Thursday, December 14, 2006

G.I.F.T. Challenge 2006, part 3

I have recovered a book from my bookshelves that I will be reading and commenting on as part 4, but for part 3, there have been a few thoughts. My first thought was to go and try a Second Cup Eggnog Latte. My brother-in-law looks forward to their reappearance on the menu every year at this time! I have not had the pleasure of trying one yet, mostly because I'm not much of a coffee drinker. However, I couldn't quite find a G.I.F.T. heading for that to fall under. There is no "Christmas food and drink" category. To that end, I refocussed on the "Christmas Music" category. What to do? If I go to the library, likely all their Christmas music will be gone, and the CBC isn't consistently playing Christmas music 24/7 yet. Then I sat back to think about Christmas music. My absolute favourite song of the season is Carol of the Bells. I've had a thought to collect various versions of the song and make a whole Christmas CD of them. I have heard techno, orchestral, acapella, jazz, and variations on the theme. But what do I know about the song? Hmm... I don't even know the words! So, it was off to Google. Let me share with you what I learned today about my favourite carol.

Carol of the Bells as we know it today is a fairly recent creation. However, the melody dates back to a folk song of Ukraine. It is a winter well-wishing song, generally sung on New Year's Eve of the Julian calendar (January 13 on ours), wishing prosperity for the hearer in the new year. In fact, the original folk song is considered out of place if performed at Christmas time!

In 1916, Ukrainian composer Mykola Leontovich was contracted by a choir master to create a choral piece of Ukrainian folk songs. Leontovich found the song in a book, and adapted it and its lyrics to new piece entitled Shchedryk, meaning "bountiful." The new lyrics that Leontovich adapted from the original folk song tell of a swallow who flies into the eaves of a family's household, and proclaiming the prosperous year they will have. The choir for whom the piece was composed then toured North and South America in 1919 and after, promoting Ukrainian culture, and performing Shchedryk for a multitude of audiences.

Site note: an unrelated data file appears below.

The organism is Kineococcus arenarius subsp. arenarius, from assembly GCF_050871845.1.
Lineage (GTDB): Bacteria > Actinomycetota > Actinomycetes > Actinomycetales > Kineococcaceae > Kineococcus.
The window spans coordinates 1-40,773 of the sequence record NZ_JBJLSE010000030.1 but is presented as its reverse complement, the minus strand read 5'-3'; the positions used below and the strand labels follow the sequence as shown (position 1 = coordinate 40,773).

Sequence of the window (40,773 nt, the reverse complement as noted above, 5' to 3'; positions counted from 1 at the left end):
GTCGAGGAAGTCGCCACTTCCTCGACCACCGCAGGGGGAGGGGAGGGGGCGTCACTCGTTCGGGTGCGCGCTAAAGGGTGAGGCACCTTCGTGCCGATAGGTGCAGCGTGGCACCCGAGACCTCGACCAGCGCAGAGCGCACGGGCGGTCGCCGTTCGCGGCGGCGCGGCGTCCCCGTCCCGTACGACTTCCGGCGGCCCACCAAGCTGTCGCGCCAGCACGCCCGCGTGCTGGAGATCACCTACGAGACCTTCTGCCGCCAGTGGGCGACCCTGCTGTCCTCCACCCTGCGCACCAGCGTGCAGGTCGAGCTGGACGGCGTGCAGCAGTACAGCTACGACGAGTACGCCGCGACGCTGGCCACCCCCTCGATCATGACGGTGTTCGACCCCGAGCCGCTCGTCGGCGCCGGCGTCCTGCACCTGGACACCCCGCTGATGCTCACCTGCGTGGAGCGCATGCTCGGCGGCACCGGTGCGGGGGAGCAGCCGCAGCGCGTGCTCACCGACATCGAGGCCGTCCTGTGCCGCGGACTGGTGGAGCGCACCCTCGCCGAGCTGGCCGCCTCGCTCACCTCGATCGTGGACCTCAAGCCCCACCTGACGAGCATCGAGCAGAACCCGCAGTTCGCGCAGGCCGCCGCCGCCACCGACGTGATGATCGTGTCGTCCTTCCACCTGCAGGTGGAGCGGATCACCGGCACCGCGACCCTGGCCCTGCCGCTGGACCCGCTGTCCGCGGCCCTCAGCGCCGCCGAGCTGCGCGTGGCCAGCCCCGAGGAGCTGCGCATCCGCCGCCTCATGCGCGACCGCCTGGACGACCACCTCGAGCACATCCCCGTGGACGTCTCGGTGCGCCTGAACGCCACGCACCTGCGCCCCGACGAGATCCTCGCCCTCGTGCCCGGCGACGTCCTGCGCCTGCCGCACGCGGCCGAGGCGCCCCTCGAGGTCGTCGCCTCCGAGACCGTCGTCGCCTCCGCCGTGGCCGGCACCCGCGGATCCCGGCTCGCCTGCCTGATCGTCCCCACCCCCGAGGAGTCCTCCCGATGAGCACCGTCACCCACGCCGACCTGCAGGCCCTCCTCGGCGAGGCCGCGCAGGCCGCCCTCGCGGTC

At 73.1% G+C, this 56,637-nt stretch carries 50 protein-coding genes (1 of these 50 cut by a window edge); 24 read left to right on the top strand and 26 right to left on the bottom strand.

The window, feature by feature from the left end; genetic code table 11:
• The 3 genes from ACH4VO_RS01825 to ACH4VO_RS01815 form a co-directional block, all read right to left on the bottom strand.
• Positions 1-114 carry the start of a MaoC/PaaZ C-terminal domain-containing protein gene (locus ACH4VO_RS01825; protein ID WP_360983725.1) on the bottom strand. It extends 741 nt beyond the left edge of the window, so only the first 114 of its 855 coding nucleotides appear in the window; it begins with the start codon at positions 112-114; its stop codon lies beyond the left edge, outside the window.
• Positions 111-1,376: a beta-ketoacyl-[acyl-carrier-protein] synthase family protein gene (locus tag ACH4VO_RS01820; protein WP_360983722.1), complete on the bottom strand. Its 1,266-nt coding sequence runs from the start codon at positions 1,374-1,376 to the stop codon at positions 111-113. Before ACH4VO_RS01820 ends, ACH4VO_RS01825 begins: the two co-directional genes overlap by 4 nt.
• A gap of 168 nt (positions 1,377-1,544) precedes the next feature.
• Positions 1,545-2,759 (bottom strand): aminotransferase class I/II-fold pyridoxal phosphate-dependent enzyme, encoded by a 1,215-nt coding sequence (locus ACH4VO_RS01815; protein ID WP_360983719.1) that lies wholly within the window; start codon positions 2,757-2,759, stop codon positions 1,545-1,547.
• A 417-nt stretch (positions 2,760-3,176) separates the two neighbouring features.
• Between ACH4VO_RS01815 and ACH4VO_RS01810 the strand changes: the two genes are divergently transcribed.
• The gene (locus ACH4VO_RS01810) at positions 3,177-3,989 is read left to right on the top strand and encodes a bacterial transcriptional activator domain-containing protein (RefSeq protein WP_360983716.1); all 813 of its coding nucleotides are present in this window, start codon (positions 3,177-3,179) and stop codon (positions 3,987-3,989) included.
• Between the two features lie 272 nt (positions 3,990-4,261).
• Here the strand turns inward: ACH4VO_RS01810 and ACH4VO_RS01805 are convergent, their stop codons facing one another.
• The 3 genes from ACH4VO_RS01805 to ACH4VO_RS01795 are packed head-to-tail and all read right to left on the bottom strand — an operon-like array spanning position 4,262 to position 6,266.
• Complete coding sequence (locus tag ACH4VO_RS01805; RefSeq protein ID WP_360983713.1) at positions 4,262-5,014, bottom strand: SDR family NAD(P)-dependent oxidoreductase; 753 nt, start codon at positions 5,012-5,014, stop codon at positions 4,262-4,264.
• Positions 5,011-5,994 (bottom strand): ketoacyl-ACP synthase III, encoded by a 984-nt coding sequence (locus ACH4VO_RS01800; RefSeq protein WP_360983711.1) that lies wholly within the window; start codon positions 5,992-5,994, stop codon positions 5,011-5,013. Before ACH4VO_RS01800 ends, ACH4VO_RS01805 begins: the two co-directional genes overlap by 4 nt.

On 5 October 1921, the choir performed Shchedryk for the first time in the United States, to a sold-out crowd in Carnegie Hall. Peter Wilhousky, an American choir director, heard the work, and it reminded him of bells. He sat down and wrote out an English set of lyrics for the work, for use with his own choir. The tune and lyrics were copyrighted in 1936, despite being published in the Ukraine 20 years before, and Wilhousky's choirs began to perform the song during the Christmas season in America. The song was immediately associated with Christmas in North America, due to lyrics like, well, "merry, merry, merry, merry Christmas." Other sets of lyrics have been written for the tune, as well. In 1947, M.L. Holman wrote "Ring, Christmas Bells," and anonymous lyrics in 1957 ("Come, dance and sing") and 1972 ("Carol of the Bells," differentiated from the original by the first line: "Hark! How the bells, sweet silver bells" vs. "Hark to the bells! Hark to the bells!") also used the same melody. All four, however, continue with the Christmas theme.

There is also an erroneous report out there that the song is based on an old Slavic legend that all the bells in the world rang out at the birth of Jesus. While a nice thought, the folk song puts paid to this version of the song's origin.

I find it fascinating that, in the Ukraine, both the original folk song and Shchedryk remain New Year's songs, and cannot be performed around Christmas without being told by the listeners that it's not the right time for the piece, but here in North America, the tune remains indelibly tied to Christmas. Unlike Greensleeves, which depending on the lyrics chosen can be both a Christmas and an every-other-day song, this one is seasonal, despite its varied origins. What a wonderful thing to learn about my favourite carol!

I will leave you with Wilhousky's lyrics. Merry Christmas!

Hark how the bells,
sweet silver bells,
all seem to say,
throw cares away

Christmas is here,
bringing good cheer,
to young and old,
meek and the bold,

Ding dong ding dong
that is their song
with joyful ring
all caroling

One seems to hear
words of good cheer
from everywhere
filling the air

Oh how they pound,
raising the sound,
o'er hill and dale,
telling their tale,

Gaily they ring
while people sing
songs of good cheer,
Christmas is here,

Merry, merry, merry, merry Christmas,
Merry, merry, merry, merry Christmas,

On on they send,
on without end,
their joyful tone
to every home

Ding dong ding... dong!


Carl V.

Nice post! I really like Carol of the Bells. I remember performing it in junior high and loving how we all sounded together. When done well it is a really beautiful song.

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